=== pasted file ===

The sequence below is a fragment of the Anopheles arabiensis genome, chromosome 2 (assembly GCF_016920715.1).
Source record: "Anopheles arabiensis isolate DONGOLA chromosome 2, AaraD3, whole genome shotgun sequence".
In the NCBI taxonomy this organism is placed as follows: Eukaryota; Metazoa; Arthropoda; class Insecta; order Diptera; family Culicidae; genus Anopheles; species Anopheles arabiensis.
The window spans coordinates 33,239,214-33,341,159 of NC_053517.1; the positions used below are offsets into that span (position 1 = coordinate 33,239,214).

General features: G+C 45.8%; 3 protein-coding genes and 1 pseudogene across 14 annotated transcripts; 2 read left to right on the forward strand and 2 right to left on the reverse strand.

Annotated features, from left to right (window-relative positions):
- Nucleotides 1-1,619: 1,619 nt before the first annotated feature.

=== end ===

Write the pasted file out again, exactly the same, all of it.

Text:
The sequence below is a fragment of the Anopheles arabiensis genome, chromosome 2 (assembly GCF_016920715.1).
Source record: "Anopheles arabiensis isolate DONGOLA chromosome 2, AaraD3, whole genome shotgun sequence".
In the NCBI taxonomy this organism is placed as follows: Eukaryota; Metazoa; Arthropoda; class Insecta; order Diptera; family Culicidae; genus Anopheles; species Anopheles arabiensis.
The window spans coordinates 33,239,214-33,341,159 of NC_053517.1; the positions used below are offsets into that span (position 1 = coordinate 33,239,214).

General features: G+C 45.8%; 3 protein-coding genes and 1 pseudogene across 14 annotated transcripts; 2 read left to right on the forward strand and 2 right to left on the reverse strand.

Annotated features, from left to right (window-relative positions):
- Nucleotides 1-1,619: 1,619 nt before the first annotated feature.